LAPD's flagrant disregard for freedom of the press

Parker Higgins

Advocacy Director

Photo by Michael Muthee

After a tumultuous 2020 saw unprecedented numbers of journalists arrested and detained, some held hope that police departments would learn from public backlash and change their behavior. In a coordinated crackdown on protests that included the arrest or detention of more than a dozen journalists, the Los Angeles Police Department showed last week that it has done no such thing.

Even before this week, the LAPD was engaging in shameful behavior in interacting with journalists, earlier this year pressing on with dubious charges against a journalist whose video showing officers damaging his equipment had gone viral and prompted an internal affairs investigation. In February, prosecutors told the journalist in question that no charges would be filed at that time, but that they could come later.

In a notable coincidence, both the journalist subject of that story and one of the authors of the Los Angeles Times article about his case were detained by police while covering protests near Echo Park Lake on Thursday night — two of at least 20 journalists who were detained, arrested, or assaulted while covering the protests. James Queally, the LA Times reporter, joked while being held in zip ties: “What is this, arrest journalist night?”

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It’s no laughing matter. The LA Times editorial board laid it out clearly in a bracing opinion piece titled bluntly “In arresting journalists, LAPD hasn’t learned its lessons from 2020.” The board writes: “Policing angry protests is tense and hazardous work, and it’s easy for officers to err in the heat of the moment. Yet arrests of journalists as they do their jobs signal that the department has not yet learned its 2020 lessons.”

And there were certainly lessons to learn. Indeed, in 2020, Los Angeles was one of the cities in which journalists were most likely to be detained or arrested, with incidents reported during the summer of protests in response to the killing of George Floyd, at events celebrating the Dodgers clinching the World Series title, rallies related to the presidential election, and more.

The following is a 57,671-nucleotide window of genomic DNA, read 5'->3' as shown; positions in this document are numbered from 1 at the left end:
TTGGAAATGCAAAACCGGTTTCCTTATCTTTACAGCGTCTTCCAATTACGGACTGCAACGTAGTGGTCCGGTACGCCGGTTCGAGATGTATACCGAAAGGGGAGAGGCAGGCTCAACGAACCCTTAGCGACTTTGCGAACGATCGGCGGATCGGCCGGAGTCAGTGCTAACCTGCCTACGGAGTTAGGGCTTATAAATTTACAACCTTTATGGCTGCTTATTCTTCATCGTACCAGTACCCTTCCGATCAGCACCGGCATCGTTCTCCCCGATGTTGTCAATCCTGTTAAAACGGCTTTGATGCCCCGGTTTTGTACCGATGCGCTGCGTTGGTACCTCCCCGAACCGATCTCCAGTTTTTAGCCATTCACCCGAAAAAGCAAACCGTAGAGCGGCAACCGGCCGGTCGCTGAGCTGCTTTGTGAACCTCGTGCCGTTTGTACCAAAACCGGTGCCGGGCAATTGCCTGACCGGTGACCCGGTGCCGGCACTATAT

The issue is sufficiently widespread that last year, California legislators advanced a bill that would have expanded protections for journalists covering protests, and explicitly excluded them from citation for failure-to-disperse or curfew-violation charges. That bill was introduced in February, and only got more attention throughout the year as incidents came to the fore, including the highly publicized arrest in Los Angeles of KPCC reporter Josie Huang, wherein video evidence contradicted law enforcement statements about how and why she was detained.

(Governor Gavin Newsom ultimately vetoed the bill, citing concerns that its definition of journalist, found elsewhere in the California Penal Code, could be interpreted to include “white nationalists, extreme anarchists or other fringe groups with an online presence.” That disappointing excuse echoes arguments against the bill from law enforcement groups.)

The problem isn’t limited to the behavior of officers on the ground, either. California passed new police transparency legislation in 2018 that police agencies and unions opposed, failed to comply with, and went to court over, opposite the First Amendment Coalition and multiple news organizations. That police resistance to transparency extends far beyond the LAPD in particular, of course.

Especially after the embarrassing failed prosecution of journalist Andrea Sahouri in Iowa — arrested while covering a Des Moines protest last year and found not guilty after less than two hours of jury deliberation in March — law enforcement officers and agencies should learn the lesson that criminalizing the work of reporters is not just bad for essential press freedom, but it’s also an ineffective and expensive mismanagement of public resources. California and Los Angeles deserve better.

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